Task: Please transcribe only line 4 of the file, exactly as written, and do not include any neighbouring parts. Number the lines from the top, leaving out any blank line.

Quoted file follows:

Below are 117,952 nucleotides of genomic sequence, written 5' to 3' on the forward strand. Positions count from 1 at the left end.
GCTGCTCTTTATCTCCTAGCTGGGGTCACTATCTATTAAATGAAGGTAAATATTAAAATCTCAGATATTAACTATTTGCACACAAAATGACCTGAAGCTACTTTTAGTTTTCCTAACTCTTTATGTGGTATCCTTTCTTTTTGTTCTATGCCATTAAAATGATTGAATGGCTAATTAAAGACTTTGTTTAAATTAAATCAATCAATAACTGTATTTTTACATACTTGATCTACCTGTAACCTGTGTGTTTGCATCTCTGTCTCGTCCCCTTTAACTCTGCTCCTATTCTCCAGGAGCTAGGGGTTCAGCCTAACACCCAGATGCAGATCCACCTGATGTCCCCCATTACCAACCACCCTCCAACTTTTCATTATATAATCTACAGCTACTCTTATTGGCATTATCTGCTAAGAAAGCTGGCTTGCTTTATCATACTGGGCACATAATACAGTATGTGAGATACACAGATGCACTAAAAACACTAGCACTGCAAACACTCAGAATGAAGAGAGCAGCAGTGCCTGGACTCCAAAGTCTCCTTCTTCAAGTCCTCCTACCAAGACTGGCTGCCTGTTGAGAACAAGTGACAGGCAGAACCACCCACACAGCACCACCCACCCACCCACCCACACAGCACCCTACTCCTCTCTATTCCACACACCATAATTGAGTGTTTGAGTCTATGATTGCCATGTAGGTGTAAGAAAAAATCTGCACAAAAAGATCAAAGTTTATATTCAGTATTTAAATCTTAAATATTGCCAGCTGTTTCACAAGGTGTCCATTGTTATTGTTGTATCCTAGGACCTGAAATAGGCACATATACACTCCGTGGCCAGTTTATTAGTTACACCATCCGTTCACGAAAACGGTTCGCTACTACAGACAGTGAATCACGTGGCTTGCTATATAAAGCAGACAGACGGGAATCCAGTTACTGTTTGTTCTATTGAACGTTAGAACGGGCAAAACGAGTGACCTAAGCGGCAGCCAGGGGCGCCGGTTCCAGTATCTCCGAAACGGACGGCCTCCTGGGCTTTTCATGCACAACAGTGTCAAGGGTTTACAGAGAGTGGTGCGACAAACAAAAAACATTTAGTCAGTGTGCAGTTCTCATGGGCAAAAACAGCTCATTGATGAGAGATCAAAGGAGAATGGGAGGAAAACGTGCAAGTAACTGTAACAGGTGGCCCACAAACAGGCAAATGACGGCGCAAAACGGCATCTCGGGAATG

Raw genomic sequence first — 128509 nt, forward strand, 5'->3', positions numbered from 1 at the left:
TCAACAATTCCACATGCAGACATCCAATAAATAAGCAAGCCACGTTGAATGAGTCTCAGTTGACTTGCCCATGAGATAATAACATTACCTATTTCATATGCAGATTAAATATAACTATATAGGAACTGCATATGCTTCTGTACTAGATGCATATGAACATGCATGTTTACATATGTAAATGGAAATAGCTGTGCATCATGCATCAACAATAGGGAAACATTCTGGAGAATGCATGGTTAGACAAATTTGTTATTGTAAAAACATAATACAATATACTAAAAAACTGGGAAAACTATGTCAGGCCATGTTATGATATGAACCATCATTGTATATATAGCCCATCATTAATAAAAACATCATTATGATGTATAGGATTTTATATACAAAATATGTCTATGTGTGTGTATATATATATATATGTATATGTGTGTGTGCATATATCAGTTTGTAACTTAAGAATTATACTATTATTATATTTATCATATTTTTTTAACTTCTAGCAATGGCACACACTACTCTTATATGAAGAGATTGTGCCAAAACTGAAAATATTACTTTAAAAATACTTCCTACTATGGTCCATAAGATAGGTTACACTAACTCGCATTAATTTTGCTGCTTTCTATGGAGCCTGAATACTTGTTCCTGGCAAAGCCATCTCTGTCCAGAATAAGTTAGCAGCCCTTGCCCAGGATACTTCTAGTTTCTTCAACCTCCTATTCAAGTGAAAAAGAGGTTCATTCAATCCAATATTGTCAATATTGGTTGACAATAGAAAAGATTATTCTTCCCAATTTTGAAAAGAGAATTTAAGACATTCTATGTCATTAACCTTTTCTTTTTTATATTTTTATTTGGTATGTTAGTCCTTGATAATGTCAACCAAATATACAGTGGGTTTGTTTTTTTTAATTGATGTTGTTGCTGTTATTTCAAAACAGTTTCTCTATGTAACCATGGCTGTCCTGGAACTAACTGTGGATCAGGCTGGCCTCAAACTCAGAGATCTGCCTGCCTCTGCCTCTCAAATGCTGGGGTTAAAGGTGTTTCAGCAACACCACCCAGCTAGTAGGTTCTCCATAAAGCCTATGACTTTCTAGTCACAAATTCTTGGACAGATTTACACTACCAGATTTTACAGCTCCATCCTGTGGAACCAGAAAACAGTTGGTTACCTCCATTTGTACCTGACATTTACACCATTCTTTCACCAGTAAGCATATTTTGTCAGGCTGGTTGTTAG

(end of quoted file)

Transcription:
TCAACAATTCCACATGCAGACATCCAATAAATAAGCAAGCCACGTTGAATGAGTCTCAGTTGACTTGCCCATGAGATAATAACATTACCTATTTCATATGCAGATTAAATATAACTATATAGGAACTGCATATGCTTCTGTACTAGATGCATATGAACATGCATGTTTACATATGTAAATGGAAATAGCTGTGCATCATGCATCAACAATAGGGAAACATTCTGGAGAATGCATGGTTAGACAAATTTGTTATTGTAAAAACATAATACAATATACTAAAAAACTGGGAAAACTATGTCAGGCCATGTTATGATATGAACCATCATTGTATATATAGCCCATCATTAATAAAAACATCATTATGATGTATAGGATTTTATATACAAAATATGTCTATGTGTGTGTATATATATATATATGTATATGTGTGTGTGCATATATCAGTTTGTAACTTAAGAATTATACTATTATTATATTTATCATATTTTTTTAACTTCTAGCAATGGCACACACTACTCTTATATGAAGAGATTGTGCCAAAACTGAAAATATTACTTTAAAAATACTTCCTACTATGGTCCATAAGATAGGTTACACTAACTCGCATTAATTTTGCTGCTTTCTATGGAGCCTGAATACTTGTTCCTGGCAAAGCCATCTCTGTCCAGAATAAGTTAGCAGCCCTTGCCCAGGATACTTCTAGTTTCTTCAACCTCCTATTCAAGTGAAAAAGAGGTTCATTCAATCCAATATTGTCAATATTGGTTGACAATAGAAAAGATTATTCTTCCCAATTTTGAAAAGAGAATTTAAGACATTCTATGTCATTAACCTTTTCTTTTTTATATTTTTATTTGGTATGTTAGTCCTTGATAATGTCAACCAAATATACAGTGGGTTTGTTTTTTTTAATTGATGTTGTTGCTGTTATTTCAAAACAGTTTCTCTATGTAACCATGGCTGTCCTGGAACTAACTGTGGATCAGGCTGGCCTCAAACTCAGAGATCTGCCTGCCTCTGCCTCTCAAATGCTGGGGTTAAAGGTGTTTCAGCAACACCACCCAGCTAGTAGGTTCTCCATAAAGCCTATGACTTTCTAGTCACAAATTCTTGGACAGATTTACACTACCAGATTTTACAGCTCCATCCTGTGGAACCAGAAAACAGTTGGTTACCTCCATTTGTACCTGACATTTACACCATTCTTTCACCAGTAAGCATATTTTGTCAGGCTGGTTGTTAG